Q: My toilet has taken leave of its senses and is flushing all by itself, during the day and at night. What’s going on? It’s weird and scary. Can I fix it?
A: Ah, the phantom flusher strikes again. And indeed, you probably can fix it. That’s good, because untreated, it is costing you hundreds of gallons of water. How it occurs: When the toilet is flushed, the ball or flap cover over the drain outlet in the tank lifts, letting water into the bowl in a great flush. Then it drops back on the outlet, stopping everything and allowing the tank to fill up for the next flush. But if it does not seat properly over the drain, it leaks a bit; the longer it leaks, the closer you get to the phantom flush.
To fix it, lift the tank lid and adjust the ball properly so that it doesn’t leak. Modern toilets have a cylinder instead of a ball or flapper and are less likely to do a phantom flush. If yours does and you can’t adjust it, call your favorite plumber.
Q: I am redoing my fancy front porch, which is not too much work except for the spindles on the railing: Several need replacing. They can’t be put on a lathe, so they are more complicated to recreate. Trouble is, who would do that? A carpenter, but what kind?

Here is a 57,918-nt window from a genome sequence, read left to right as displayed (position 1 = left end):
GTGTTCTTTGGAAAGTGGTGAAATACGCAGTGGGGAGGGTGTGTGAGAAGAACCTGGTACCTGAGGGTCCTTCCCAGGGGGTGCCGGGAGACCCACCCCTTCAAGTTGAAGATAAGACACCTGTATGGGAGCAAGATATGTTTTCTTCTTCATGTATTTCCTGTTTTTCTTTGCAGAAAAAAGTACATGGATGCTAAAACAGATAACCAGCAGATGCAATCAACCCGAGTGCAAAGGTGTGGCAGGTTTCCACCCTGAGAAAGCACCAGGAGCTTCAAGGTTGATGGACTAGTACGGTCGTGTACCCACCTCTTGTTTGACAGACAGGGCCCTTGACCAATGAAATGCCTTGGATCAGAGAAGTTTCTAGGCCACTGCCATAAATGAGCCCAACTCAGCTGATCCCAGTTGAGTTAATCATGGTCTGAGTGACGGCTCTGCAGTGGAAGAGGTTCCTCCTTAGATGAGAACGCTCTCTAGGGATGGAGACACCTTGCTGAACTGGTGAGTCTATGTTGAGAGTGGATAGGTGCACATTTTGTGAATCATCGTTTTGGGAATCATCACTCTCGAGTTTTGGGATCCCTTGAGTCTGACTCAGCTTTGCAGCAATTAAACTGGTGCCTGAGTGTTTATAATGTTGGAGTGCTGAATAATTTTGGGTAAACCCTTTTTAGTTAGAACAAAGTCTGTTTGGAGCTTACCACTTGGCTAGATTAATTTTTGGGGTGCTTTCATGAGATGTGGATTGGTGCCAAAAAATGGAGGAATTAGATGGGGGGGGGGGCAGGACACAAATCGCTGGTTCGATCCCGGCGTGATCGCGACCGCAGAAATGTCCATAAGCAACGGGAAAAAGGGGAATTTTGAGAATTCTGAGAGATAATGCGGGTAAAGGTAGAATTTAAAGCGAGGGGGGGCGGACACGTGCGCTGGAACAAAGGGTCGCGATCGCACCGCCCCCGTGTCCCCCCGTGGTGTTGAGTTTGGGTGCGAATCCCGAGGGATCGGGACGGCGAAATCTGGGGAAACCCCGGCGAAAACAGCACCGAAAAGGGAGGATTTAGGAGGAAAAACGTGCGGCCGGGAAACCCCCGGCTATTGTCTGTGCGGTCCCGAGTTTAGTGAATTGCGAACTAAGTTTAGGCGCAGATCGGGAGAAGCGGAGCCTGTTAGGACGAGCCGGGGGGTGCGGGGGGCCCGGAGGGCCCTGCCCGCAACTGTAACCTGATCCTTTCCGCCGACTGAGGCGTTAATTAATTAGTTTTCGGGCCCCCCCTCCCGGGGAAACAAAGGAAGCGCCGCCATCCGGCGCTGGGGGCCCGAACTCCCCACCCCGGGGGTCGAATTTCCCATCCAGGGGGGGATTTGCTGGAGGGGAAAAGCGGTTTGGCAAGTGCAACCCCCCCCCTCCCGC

A: Those spindles are balusters, and together, connecting the top and bottom rails, they form a balustrade. You need a finish carpenter or a woodworker. Take one baluster with you so the carpenter can make copies.
Q: My hip-roofed ranch is 120 feet long and 34 feet wide, including the garage. The ridge vent is 80 to 85 feet long, and I replaced it with an improved one. The soffit vents are 16 3/4 inches wide and are perforated plastic (vinyl) with nothing between the outside and inside the soffit. A man installed two roof vents about 3 feet below the ridge along with a humidistat and thermostat. There are 4 inches of fiberglass insulation on the attic floor. I am still getting ice dams. Now what?
A: If there are no leaks in the attic or into the house, you probably do not have ice dams, so there is little you have to do. The 4-inch-thick fiberglass insulation on the attic floor is sparse. You can add up to 40 inches of fiberglass batts, each layer set at right angles to the other, but do not block the soffit vents.